Iceland Mag

8 Reykjavik

Iceland Mag


Fewer foreign travellers visiting Eastfjords, as visitors taking shorter trips during Iceland stay

By Staff

  • The dramatic east The Eastfjords are remote, but magnificient. GVA

At the same time as the number of foreign travellers visiting Iceland keeps growing fewer travellers are visiting the Westfjords and Eastfjords. The reason is believed to be changing travel patterns of foreign visitors. The appreciation of the Icelandic currency, the Króna, has raised the cost of visiting Iceland in Dollars or Euros, forcing visitors to stay for a shorter period and taking shorter trips while in Iceland. 

Read more: Despite dramatic growth in tourism in Iceland, fewer people visit the magnificent Westfjords

Hotels and restaurants in East Iceland have noticed a clear drop in the number of foreign travellers this summer. People in the tourism industry in the Westfjords have also noted a drop in the number of visitors, and those who do come seem to be spending less. Hotels in the Westfjords have received cancelations and some companies are laying off people. The Director of Visit East Iceland told the Icelandic National Broadcasting Service RÚV that the tourism industry in East Iceland has taken a similar hit.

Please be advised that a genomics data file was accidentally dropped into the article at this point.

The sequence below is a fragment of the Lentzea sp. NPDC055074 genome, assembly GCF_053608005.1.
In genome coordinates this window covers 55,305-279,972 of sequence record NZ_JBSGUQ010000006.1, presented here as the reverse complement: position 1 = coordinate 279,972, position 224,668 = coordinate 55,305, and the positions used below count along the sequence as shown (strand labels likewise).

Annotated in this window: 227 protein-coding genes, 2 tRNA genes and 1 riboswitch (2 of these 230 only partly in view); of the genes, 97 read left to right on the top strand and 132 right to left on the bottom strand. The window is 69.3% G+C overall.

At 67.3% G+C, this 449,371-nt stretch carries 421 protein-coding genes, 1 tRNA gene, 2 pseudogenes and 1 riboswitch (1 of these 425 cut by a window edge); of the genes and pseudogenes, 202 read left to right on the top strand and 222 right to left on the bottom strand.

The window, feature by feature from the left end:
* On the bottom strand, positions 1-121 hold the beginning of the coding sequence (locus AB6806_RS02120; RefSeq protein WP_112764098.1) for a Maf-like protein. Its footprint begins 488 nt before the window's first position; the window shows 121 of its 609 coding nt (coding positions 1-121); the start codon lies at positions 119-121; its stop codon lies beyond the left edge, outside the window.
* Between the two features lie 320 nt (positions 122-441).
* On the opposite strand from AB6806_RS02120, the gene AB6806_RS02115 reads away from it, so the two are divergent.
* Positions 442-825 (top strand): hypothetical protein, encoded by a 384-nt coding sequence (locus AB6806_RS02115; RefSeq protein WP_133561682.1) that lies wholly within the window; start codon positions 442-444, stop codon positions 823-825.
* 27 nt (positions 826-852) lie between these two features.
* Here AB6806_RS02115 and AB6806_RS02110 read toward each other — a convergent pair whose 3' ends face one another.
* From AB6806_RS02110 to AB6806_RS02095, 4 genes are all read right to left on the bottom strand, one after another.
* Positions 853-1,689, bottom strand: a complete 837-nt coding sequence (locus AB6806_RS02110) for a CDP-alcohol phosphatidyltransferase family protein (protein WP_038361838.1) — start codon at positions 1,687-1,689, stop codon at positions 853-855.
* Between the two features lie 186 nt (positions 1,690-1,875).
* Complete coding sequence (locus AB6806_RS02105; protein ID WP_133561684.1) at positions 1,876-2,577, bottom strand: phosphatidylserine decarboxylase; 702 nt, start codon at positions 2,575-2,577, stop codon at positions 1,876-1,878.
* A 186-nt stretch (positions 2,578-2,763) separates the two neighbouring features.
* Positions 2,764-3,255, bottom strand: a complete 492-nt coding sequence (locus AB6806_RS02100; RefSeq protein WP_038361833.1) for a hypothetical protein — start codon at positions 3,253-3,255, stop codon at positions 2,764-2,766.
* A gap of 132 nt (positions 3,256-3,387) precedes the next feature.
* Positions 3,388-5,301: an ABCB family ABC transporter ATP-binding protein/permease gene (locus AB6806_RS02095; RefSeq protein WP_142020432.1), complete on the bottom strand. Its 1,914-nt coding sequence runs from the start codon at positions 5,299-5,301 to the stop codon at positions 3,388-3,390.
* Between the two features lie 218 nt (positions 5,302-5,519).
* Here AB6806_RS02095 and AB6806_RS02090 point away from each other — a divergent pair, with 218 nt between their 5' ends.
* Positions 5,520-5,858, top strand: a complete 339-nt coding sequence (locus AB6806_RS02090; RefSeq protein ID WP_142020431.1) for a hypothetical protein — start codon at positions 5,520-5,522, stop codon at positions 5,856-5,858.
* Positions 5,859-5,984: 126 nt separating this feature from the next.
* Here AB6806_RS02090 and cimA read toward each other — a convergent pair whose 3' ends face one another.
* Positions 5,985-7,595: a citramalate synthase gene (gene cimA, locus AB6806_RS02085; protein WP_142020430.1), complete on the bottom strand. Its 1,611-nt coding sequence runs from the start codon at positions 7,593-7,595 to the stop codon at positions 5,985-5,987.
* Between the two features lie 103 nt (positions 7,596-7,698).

Restaurants combat rising exchange rate by lowering prices
A director of a hotel in the Eastfjords told the local newspaper Fréttablaðið that overnight stays at his hotel this May saw a dramatic decrease of 30-35% compared to last year. He, and other hotel and restaurant operators in the region have responded by trying to lower prices, but he fears that these actions will not manage to offset the effects of the rising exchange rate of the Icelandic Króna, which raises all prices for foreign visitors.

The scale of the problem is unknown, as the figures for overnight hotel stays for May have not been published. It is therefore not clear whether other regions in Iceland are experiencing a similar development. People in the tourism industry suspect that fewer foreign visitors are spending less time in Iceland, forcing them to skip destinations further away from Reykjavík. 

Iceland Magazine has also heard that some companies offering longer glacier hikes and tours in the Central Highlands are seeing fewer travellers.

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